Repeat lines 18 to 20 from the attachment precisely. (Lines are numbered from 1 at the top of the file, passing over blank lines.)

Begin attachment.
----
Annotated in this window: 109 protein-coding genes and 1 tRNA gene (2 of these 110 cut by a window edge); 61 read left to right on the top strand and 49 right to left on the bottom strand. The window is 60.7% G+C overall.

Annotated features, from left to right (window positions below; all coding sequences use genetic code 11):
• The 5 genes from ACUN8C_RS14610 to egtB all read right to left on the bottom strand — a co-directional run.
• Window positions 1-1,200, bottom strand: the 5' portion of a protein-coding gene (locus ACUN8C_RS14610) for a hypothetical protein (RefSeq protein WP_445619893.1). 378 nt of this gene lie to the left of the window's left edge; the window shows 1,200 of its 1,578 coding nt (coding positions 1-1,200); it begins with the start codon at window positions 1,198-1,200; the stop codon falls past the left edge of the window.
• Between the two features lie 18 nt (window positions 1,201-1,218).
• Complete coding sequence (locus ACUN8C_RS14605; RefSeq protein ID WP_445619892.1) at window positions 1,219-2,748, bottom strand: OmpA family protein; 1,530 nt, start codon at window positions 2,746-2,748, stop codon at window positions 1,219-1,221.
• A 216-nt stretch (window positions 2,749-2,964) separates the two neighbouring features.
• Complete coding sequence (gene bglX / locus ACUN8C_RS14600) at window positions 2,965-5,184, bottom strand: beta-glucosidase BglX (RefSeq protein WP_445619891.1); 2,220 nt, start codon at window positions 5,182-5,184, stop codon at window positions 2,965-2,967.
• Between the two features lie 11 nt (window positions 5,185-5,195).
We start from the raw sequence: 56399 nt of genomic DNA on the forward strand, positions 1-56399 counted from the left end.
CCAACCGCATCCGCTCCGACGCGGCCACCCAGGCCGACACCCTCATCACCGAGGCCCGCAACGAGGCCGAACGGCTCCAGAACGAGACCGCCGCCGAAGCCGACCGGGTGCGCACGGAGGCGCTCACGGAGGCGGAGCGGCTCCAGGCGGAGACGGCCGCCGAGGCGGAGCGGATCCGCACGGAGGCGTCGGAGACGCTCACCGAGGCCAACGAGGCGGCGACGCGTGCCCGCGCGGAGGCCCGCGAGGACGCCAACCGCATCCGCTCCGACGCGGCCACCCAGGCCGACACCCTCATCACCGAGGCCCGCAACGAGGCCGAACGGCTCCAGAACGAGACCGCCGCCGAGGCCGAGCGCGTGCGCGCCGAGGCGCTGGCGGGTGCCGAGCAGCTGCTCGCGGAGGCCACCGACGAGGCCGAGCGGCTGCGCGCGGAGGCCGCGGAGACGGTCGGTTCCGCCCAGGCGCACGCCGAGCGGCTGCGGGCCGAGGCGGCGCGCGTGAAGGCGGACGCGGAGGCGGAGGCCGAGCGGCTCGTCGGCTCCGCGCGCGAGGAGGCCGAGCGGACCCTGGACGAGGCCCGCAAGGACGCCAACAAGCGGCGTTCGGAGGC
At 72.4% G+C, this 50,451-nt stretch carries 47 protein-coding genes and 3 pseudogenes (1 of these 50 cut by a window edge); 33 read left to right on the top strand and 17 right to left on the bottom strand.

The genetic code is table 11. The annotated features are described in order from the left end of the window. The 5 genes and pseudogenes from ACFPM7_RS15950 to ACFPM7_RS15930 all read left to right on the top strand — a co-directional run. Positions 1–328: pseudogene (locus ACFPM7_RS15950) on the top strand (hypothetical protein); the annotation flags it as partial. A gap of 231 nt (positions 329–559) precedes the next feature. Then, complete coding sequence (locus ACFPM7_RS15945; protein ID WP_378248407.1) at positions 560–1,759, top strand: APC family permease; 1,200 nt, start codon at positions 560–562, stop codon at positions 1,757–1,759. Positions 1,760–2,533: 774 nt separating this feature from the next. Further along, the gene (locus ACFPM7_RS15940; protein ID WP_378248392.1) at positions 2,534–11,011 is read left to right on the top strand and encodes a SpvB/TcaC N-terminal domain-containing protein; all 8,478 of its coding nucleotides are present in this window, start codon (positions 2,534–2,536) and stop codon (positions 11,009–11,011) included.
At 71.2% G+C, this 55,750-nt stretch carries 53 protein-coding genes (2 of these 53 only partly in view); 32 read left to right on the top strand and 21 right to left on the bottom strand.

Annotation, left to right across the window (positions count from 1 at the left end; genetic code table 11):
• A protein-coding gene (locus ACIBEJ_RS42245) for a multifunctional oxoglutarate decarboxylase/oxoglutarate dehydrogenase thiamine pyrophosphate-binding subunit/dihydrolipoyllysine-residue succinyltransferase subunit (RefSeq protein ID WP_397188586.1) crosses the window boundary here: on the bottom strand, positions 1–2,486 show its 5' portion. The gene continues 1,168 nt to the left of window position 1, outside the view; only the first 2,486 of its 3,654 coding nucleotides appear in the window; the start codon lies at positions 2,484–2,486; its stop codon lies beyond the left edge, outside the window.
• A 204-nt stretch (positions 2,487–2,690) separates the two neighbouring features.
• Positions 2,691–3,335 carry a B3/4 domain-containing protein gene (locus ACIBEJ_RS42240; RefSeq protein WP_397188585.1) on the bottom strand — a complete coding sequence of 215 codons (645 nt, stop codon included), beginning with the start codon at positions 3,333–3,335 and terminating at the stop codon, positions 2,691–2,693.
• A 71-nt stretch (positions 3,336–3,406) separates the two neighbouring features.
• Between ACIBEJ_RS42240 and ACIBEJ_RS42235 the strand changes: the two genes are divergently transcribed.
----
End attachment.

• Positions 2,691–3,335 carry a B3/4 domain-containing protein gene (locus ACIBEJ_RS42240; RefSeq protein WP_397188585.1) on the bottom strand — a complete coding sequence of 215 codons (645 nt, stop codon included), beginning with the start codon at positions 3,333–3,335 and terminating at the stop codon, positions 2,691–2,693.
• A 71-nt stretch (positions 3,336–3,406) separates the two neighbouring features.
• Between ACIBEJ_RS42240 and ACIBEJ_RS42235 the strand changes: the two genes are divergently transcribed.